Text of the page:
Here it is the night before a big shoot I have planned at Las Vegas Motor Speedway tomorrow. The client is a calendar company that specializes in car calendars and they want my very own 2012 Jaguar XKR convertible in the book. I’m excited because I’m getting paid extra. Once for the use of my car and once for shooting the car. I also get the thrill of being on a race track. (Frankly the pay rate is so low that the racing part is my real compensation but what the heck? I love the smell of race fuel in the morning!)
Before any big shoot there’s a bunch of stuff to get ready. First I spent the morning detailing the car so it would be spotless for the shoot. Then this afternoon I went over my checklist for the shots I need – front, back, front right 3/4, front left 3/4, driver side, passenger side, motor, interior, etc.
I’ve also been in contact with the Las Vegas Motor Speedway track staff. Getting access to a super oval is never easy but fortunately – I got a guy on the inside so we’re in! There are actually 10 race courses at LVMS but a very lucky few get to drive the big oval. Sometimes I love my job!
We’re watching the weather because this is “monsoon” season in Vegas – that means this is the week we get some rain. It could help or hurt the shoot. We almost cancelled but we’re betting we’re safe as long as we start early. We have a 6:00 am call time. My diligent assistant Tom will be ready to work at Oh-dark-thirty. I have to leave the condo no later than 5:15am ready to go in order to be on time.
I have all those logistics figured out. Even though I take less and less gear with me on these shoots, I always end up taking something I don’t need. And I’m sure this trip will be no exception. But in any event, the next order of business is gear. I’ve got portable Motorola short range radios in case we decide to do some dynamic (moving) shots of the car. It’s much easier to communicate with the driver over a radio than with hand signals.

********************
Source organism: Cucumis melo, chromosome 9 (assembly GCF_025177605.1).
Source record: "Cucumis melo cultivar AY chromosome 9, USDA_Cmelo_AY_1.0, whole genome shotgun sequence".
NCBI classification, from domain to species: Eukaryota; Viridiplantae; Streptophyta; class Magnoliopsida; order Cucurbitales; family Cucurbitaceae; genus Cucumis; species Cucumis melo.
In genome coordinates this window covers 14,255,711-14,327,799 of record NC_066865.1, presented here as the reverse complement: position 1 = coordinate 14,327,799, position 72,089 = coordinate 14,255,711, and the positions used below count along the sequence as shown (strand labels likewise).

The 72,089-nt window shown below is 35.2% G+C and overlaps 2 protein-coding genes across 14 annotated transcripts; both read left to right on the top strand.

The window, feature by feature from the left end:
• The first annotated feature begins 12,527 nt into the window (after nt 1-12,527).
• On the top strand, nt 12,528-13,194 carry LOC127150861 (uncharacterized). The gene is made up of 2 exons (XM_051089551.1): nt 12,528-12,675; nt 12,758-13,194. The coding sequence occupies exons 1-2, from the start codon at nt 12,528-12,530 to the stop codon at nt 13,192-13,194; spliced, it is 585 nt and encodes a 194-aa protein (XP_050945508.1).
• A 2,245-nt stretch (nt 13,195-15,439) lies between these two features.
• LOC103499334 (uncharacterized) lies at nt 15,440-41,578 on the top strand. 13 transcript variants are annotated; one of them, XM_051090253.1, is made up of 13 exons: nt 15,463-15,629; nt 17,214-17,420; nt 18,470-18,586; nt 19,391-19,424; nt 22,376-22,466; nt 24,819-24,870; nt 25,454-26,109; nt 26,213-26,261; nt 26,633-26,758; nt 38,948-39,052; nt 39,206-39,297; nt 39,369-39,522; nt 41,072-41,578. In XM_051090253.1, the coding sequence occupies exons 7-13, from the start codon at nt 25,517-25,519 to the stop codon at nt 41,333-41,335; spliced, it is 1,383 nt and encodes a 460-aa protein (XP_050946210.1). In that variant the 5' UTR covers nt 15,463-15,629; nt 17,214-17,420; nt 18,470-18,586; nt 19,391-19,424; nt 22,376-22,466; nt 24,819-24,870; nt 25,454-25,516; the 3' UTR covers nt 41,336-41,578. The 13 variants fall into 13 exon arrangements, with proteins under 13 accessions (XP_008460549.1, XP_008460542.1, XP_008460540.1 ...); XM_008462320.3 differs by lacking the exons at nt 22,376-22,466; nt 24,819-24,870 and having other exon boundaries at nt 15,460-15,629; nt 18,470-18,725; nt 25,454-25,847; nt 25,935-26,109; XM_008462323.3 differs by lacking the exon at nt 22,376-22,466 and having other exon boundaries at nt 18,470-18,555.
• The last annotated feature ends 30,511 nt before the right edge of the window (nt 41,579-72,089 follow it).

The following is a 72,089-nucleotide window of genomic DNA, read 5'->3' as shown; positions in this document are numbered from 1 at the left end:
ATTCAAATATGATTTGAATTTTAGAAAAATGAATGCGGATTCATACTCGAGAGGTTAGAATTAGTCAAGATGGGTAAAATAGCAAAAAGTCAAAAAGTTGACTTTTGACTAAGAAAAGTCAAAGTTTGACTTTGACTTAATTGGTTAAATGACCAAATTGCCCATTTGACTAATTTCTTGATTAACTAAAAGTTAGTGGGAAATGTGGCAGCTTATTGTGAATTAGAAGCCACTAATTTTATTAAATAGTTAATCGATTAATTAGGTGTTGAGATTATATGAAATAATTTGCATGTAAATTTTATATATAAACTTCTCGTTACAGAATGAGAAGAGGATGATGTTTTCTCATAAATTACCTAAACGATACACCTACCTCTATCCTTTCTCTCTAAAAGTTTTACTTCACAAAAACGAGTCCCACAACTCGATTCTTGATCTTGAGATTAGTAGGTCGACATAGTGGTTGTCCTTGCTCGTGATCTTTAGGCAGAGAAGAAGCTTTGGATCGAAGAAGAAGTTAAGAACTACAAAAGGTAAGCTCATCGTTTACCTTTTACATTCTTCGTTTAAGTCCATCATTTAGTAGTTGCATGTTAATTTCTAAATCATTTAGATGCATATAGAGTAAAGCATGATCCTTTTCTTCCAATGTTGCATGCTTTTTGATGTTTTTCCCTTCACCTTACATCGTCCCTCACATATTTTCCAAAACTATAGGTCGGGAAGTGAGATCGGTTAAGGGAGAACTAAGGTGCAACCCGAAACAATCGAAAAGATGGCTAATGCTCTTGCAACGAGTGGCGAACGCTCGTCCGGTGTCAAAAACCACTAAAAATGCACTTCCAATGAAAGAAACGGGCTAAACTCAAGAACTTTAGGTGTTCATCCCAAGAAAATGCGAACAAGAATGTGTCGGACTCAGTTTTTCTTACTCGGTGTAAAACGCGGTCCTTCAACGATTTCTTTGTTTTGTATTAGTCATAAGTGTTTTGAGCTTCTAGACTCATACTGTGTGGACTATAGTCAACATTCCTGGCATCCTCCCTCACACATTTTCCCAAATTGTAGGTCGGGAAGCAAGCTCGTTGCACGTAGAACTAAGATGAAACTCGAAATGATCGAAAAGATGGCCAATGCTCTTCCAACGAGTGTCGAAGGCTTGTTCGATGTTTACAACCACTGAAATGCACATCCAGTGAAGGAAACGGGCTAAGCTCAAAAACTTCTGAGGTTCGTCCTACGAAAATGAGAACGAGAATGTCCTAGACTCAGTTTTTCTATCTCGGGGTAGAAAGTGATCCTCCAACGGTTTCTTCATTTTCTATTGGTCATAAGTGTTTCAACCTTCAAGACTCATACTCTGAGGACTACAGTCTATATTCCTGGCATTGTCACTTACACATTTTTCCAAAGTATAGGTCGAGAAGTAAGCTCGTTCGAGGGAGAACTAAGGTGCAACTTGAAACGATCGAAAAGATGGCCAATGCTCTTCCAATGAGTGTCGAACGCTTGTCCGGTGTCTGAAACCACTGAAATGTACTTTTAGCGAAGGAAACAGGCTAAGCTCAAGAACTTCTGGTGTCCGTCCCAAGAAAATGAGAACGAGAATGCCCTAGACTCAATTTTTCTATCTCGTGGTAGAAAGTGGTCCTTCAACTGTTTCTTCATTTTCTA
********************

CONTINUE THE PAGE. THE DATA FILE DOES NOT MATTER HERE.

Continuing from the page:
I’ve also got water and a first aide kit just in case.
Since I’m going to document some of this shoot for Photofocus readers, I need to have at least one camera shooting video and another shooting time lapse.* (*The time lapse will only happen if I can arrange a second assistant.)
I’m going with the Olympus E-P3 and a 12mm f/1.8 lens (EFL 24mm) for the video camera connected to a camera-mounted 3d Mitro mic. This setup will sit on an Induro CT-212 tripod with Induro BH-1 head.
I’m also going to shoot time lapse with a GoPro Hero2. These are great little time lapse cameras with a wide field of view. I”ll mount this on a Gorilla pod or wrap it around the catch fence on the track depending on what view I want. I might even set it up in the starter’s tower for a while. (I pre-set the GoPro’s to the proper shooting mode – i.e., video or time-lapse in advance, the night before and then label them accordingly. I also make sure they have clean, formatted cards, and are in their proper mounts in advance so I don’t have to futz with this while we’re chasing great morning light.)